2. Dudley puts up a fight for his job
There was speculation entering Wednesday night’s game that Jared Dudley might lose his spot with the starting unit in favor of Ed Davis or Rondae Hollis-Jefferson in order to give the Brooklyn Nets better defense and rebounding at the expense of Dudley’s floor spacing and ball movement.
But when the game began, there was Dudley making his eighth consecutive start of the season.
His stat line won’t overwhelm anyone — Dudley finished with 11 points, six rebounds and three assists and was just 2-for-9 from the floor and 1-for-6 from deep.
But Dudley took on a Herculean task defensively, first being asked to guard 6-foot-10 Blake Griffin, who came in averaging 27.7 points per game, and later on stepping up in weight class to defend 6-foot-11 Andre Drummond for the duration of overtime.
Griffin finished with 25 points, but he did much of that damage later in the game when Dudley had moved off of him. Through the first three quarters, much of it against Dudley, Griffin was 3-for-10 and had scored 12 points.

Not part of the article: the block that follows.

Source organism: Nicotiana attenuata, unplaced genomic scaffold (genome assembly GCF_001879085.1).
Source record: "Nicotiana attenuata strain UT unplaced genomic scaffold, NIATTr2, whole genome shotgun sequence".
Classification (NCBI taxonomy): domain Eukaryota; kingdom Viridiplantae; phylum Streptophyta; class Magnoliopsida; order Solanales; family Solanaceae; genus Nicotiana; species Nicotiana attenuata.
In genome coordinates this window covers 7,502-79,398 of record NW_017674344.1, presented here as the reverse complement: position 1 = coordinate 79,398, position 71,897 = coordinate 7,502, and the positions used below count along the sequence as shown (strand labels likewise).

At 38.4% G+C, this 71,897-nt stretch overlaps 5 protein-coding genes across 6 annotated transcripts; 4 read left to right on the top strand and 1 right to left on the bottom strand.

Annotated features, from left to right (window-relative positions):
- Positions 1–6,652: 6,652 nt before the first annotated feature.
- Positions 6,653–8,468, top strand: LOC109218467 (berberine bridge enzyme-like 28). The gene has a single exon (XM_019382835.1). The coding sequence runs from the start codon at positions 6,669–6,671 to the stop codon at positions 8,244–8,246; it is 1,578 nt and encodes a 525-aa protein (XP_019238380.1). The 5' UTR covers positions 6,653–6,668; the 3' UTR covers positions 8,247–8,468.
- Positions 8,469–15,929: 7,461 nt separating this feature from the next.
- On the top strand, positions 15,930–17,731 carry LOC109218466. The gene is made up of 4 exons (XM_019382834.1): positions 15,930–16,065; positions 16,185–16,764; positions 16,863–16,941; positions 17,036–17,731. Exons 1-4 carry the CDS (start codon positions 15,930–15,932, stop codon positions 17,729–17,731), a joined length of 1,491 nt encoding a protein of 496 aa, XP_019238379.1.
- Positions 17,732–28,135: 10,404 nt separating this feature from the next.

With Jarrett Allen already fouled out and Davis with five fouls, coach Kenny Atkinson opted to go super-small in overtime, rolling with Spencer Dinwiddie and Caris LeVert at the guards, Joe Harris and Hollis-Jefferson at the forwards and Dudley in the middle.
Griffin scored seven of Detroit’s nine points in overtime matched against Hollis-Jefferson. Drummond scored the other two on a pair of free throws and did not get an offensive board in the final five minutes against Dudley.
And Dudley’s lone 3-pointer came at a big moment. The Nets trailed 117-114 with 1:12 remaining in overtime when Hollis-Jefferson penetrated and kicked out to Dudley in the right corner. The splashdown tied the game and gave Brooklyn a chance to steal it at the end.
Dudley does not have a reputation as anything more than an average defender, but on this night, in this situation, he gave the Nets all he had and all they needed.